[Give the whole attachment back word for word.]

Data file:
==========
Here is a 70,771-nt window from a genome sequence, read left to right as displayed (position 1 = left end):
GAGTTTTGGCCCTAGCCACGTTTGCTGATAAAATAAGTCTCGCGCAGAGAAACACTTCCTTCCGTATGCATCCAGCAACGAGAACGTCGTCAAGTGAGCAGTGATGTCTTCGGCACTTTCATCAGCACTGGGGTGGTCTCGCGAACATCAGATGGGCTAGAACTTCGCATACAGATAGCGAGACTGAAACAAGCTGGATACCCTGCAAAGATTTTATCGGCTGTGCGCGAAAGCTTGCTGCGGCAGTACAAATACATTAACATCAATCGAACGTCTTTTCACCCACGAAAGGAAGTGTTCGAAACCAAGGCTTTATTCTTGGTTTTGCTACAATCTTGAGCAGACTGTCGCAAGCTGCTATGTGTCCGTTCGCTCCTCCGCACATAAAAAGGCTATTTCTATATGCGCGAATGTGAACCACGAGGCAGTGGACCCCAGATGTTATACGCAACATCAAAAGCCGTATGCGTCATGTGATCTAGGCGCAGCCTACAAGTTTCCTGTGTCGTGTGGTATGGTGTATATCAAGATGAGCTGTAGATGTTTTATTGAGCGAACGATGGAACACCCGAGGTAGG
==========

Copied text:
Here is a 70,771-nt window from a genome sequence, read left to right as displayed (position 1 = left end):
GAGTTTTGGCCCTAGCCACGTTTGCTGATAAAATAAGTCTCGCGCAGAGAAACACTTCCTTCCGTATGCATCCAGCAACGAGAACGTCGTCAAGTGAGCAGTGATGTCTTCGGCACTTTCATCAGCACTGGGGTGGTCTCGCGAACATCAGATGGGCTAGAACTTCGCATACAGATAGCGAGACTGAAACAAGCTGGATACCCTGCAAAGATTTTATCGGCTGTGCGCGAAAGCTTGCTGCGGCAGTACAAATACATTAACATCAATCGAACGTCTTTTCACCCACGAAAGGAAGTGTTCGAAACCAAGGCTTTATTCTTGGTTTTGCTACAATCTTGAGCAGACTGTCGCAAGCTGCTATGTGTCCGTTCGCTCCTCCGCACATAAAAAGGCTATTTCTATATGCGCGAATGTGAACCACGAGGCAGTGGACCCCAGATGTTATACGCAACATCAAAAGCCGTATGCGTCATGTGATCTAGGCGCAGCCTACAAGTTTCCTGTGTCGTGTGGTATGGTGTATATCAAGATGAGCTGTAGATGTTTTATTGAGCGAACGATGGAACACCCGAGGTAGG